Most husbands I know would never injure their wife knowingly. They want to be her protector. But we guys are different than women, and the way we respond to our wife often causes injury.  And, most of the time, it’s unintentional. We didn’t even know we were doing it. When we don’t realize the damage we’re doing to our wives’ emotions, we invalidate every desire we have to be her defender.

As a counselor and pastor, I’ve worked with hundreds of couples and have seen these behaviors countless times. I wish I could say I never did any of these . . . but that would be a lie. I write this with one finger pointed forward . . . and four more pointed my way.

Here are 7 ways a husband injures a wife (without even knowing it):

  •  Cuts her out of the discussion. When you act as if she isn’t even there or wouldn’t understand what you’re talking about, she feels a part of her is detached. She sees the marriage as a partnership in every part of life–even the parts she may never fully understand.
  • Fails to notice the difference she makes. A woman doesn’t want to be appreciated for only what she does. She wants you to appreciate who she is, but–admit it–she does a lot. Whether it’s decorating the house or making sure the clothes are clean, or that you have your favorite soap, a woman wants to know what she does is valued by you.
  • Underestimates the small stuff. You only said “this,” but it was “THIS” to her. And it hurts. You may even think it’s funny. She may even laugh. But it is often building a wall of protection around her heart each time you do. The key here is that you can’t talk to her like you might talk to another guy. She hears and feels more deeply than you do. Words can and do hurt.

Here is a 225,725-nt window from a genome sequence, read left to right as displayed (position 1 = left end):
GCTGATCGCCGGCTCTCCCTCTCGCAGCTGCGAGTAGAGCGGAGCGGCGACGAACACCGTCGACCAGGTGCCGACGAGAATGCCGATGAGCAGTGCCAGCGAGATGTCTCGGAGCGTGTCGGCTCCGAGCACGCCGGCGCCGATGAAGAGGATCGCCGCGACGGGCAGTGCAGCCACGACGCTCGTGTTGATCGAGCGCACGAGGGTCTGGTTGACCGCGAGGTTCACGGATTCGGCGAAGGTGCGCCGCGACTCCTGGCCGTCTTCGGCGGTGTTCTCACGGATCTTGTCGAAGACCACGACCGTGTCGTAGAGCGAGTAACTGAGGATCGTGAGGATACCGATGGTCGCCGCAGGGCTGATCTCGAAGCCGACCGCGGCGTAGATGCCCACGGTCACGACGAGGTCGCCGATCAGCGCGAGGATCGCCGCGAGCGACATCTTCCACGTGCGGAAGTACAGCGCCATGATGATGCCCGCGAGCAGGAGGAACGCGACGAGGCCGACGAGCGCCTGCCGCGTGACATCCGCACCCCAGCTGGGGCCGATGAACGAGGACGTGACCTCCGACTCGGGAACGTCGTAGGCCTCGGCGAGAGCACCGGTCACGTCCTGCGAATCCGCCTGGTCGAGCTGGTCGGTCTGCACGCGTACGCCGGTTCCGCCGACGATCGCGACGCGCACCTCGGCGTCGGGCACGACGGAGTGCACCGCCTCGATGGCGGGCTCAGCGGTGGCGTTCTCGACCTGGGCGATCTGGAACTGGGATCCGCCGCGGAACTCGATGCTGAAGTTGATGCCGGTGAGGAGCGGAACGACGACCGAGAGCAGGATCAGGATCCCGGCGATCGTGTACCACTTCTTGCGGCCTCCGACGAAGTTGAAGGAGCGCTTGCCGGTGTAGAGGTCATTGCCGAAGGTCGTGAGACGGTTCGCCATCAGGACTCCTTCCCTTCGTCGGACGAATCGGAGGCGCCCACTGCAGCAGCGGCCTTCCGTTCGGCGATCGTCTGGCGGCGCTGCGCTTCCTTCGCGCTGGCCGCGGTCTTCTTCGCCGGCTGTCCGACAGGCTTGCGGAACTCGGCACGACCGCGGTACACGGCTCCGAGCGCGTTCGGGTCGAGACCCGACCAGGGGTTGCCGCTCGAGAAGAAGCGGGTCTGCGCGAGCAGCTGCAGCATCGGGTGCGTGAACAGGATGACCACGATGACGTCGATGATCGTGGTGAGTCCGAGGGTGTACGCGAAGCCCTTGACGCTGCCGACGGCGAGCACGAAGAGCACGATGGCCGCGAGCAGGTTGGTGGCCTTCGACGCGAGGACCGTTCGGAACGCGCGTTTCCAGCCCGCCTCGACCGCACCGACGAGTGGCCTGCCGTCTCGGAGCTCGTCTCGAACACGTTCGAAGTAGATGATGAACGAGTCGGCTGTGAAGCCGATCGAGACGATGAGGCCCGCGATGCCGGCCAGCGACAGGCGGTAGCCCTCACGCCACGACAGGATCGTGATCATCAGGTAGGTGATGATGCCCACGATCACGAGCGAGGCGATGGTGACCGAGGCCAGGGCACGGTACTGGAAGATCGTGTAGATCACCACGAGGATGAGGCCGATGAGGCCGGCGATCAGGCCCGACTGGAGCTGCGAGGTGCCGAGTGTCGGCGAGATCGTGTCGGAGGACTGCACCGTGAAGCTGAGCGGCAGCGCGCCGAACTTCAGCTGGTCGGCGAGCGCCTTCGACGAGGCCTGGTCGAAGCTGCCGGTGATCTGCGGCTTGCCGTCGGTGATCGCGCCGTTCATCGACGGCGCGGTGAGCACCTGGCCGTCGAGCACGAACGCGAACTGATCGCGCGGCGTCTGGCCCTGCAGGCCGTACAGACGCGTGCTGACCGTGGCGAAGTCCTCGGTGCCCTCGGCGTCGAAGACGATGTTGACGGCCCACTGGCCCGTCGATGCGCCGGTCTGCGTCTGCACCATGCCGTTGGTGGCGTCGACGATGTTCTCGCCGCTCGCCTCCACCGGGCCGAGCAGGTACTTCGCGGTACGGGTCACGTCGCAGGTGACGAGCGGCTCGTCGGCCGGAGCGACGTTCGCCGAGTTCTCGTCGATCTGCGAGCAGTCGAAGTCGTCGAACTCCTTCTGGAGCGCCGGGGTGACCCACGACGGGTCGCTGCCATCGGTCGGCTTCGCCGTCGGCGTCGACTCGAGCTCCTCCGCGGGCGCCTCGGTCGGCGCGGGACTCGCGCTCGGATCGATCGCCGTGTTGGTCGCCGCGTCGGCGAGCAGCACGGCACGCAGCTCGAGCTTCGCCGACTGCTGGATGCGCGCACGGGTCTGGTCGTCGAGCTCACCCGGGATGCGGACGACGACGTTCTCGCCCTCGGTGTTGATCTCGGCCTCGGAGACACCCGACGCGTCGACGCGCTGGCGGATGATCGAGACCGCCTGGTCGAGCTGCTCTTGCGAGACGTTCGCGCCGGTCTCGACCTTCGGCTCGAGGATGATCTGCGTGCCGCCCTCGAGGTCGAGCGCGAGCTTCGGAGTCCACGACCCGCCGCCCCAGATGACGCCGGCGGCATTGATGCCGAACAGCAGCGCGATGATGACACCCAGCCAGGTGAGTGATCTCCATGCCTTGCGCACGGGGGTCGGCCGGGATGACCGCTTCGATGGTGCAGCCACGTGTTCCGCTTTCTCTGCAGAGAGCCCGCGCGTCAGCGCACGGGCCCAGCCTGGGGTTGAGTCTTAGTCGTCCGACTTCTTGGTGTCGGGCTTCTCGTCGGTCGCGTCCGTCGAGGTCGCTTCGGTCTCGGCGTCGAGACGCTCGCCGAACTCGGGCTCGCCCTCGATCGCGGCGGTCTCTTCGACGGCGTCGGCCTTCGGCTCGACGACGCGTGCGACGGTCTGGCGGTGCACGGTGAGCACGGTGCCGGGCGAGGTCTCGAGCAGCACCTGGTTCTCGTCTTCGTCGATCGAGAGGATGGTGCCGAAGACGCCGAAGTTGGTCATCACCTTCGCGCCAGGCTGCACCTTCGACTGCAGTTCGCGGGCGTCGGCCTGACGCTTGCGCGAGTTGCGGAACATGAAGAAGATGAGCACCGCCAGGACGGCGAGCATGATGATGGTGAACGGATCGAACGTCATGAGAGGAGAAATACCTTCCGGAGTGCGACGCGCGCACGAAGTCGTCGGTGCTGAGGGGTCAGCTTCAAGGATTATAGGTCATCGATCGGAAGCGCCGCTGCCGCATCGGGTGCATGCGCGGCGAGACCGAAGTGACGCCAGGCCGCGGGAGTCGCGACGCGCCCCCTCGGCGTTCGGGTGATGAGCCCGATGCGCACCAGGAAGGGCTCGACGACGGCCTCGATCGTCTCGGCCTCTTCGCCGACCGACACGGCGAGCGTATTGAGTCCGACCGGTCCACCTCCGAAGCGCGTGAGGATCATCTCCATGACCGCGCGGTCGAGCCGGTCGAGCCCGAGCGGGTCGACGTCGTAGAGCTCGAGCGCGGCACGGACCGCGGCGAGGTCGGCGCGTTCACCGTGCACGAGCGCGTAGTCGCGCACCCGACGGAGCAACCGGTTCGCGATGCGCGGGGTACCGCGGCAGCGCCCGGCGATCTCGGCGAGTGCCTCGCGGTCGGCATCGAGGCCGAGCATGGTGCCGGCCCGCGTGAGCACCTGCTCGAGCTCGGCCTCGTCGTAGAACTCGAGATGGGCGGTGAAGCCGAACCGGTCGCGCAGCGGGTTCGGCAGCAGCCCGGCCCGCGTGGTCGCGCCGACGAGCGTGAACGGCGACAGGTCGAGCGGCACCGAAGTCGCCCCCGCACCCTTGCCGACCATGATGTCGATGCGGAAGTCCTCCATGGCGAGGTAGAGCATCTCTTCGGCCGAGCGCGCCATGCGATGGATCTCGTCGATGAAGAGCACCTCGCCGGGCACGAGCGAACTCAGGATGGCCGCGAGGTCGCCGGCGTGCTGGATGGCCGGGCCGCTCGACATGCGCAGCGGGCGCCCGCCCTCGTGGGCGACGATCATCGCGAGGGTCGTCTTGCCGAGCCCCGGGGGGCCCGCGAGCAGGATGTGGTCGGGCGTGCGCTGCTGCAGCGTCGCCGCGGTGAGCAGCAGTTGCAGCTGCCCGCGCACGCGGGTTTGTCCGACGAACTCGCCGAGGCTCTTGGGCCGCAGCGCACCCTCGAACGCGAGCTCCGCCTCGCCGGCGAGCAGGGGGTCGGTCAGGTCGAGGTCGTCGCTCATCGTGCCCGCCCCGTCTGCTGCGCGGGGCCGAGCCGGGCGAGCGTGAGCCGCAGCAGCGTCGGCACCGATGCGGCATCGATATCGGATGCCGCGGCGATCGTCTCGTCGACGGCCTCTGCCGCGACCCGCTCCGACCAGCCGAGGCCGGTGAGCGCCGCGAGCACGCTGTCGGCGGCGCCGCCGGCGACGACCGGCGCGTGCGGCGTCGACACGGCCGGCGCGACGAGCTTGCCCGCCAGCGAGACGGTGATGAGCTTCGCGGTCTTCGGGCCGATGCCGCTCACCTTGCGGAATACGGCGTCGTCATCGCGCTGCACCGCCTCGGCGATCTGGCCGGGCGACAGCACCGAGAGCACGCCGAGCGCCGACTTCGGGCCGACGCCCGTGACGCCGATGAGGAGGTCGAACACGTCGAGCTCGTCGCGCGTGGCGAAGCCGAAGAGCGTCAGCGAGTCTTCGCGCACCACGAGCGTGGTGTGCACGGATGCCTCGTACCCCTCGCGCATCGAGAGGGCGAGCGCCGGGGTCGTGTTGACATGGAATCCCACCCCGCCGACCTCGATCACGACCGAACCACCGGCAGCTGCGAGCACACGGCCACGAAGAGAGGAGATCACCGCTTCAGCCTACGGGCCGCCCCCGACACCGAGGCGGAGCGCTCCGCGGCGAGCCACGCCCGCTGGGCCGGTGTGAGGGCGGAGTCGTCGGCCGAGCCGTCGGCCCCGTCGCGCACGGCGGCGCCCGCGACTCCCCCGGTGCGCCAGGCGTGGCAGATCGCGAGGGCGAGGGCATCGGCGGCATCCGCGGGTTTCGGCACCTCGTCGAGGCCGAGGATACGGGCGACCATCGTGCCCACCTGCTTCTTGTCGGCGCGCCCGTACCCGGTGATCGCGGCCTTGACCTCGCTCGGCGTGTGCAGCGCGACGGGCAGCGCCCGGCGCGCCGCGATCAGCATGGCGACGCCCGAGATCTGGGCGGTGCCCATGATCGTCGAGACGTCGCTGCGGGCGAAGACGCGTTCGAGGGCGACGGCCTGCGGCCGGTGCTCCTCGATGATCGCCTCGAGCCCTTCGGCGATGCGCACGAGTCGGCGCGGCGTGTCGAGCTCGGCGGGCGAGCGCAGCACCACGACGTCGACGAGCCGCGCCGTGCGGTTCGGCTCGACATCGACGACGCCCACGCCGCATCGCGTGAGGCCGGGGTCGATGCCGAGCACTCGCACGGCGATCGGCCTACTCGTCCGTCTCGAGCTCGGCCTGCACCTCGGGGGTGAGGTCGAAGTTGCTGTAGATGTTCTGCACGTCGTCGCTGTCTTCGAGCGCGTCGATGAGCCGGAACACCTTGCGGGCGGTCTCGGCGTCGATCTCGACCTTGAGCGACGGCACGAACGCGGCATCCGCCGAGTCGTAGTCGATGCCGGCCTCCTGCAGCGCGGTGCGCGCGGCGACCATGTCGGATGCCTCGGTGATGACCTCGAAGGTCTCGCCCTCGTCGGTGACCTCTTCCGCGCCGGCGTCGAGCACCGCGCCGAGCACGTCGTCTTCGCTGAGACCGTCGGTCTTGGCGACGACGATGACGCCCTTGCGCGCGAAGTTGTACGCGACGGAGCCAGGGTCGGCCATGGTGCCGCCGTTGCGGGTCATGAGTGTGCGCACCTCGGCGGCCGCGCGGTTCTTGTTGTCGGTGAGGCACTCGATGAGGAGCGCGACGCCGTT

• Speaks with curtness. When you talk down to her, as if she’s somehow less than you, you bruise her spirit. Deeply. And, you know she’s not less than you . . . you don’t even think she is . . .  but sometimes, she just can’t tell that based on the way you talk to her.
  • Corrects her as she’s talking. This could be finishing her sentences or speaking for her in the company of others. She feels demeaned and devalued when you present her to others as if she can’t compete with you in original thought . . . which you know isn’t true. (My wife is much smarter than me.)
  • Acts suspicious. Don’t misunderstand or misapply this one. When you hide information, even when you think you’re protecting her, you cause her to question your motive. When you protect your calendar or act like you are upset at the question “What did you do today?” or “What did you talk about?” or “Who was that?” when someone calls, it gives her an eerie feeling something is wrong. And, that hurts.
  • Admires other women over her. She sees you looking. She may even understand your highly visual make-up. It hurts her, however, when a glance becomes a stare . . . especially when it happens everywhere you go . . . all the time.

No matter how independent or strong your wife is, her heart is tender in places. Lots of places. She can bruise easily in some areas of her life, especially the places that involve the people she loves most, such as you. A husband who understands this is more careful in how he responds to her.

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I always like to use this thought as a reminder: Would I allow another man to speak to or treat my wife as I am doing? She’s a precious gift, guys . . . treat her well.

• Also see 7 Ways to Wound a Husband

Used with permission of Ron Edmondson. For more blog posts like this, check out Ron’s website,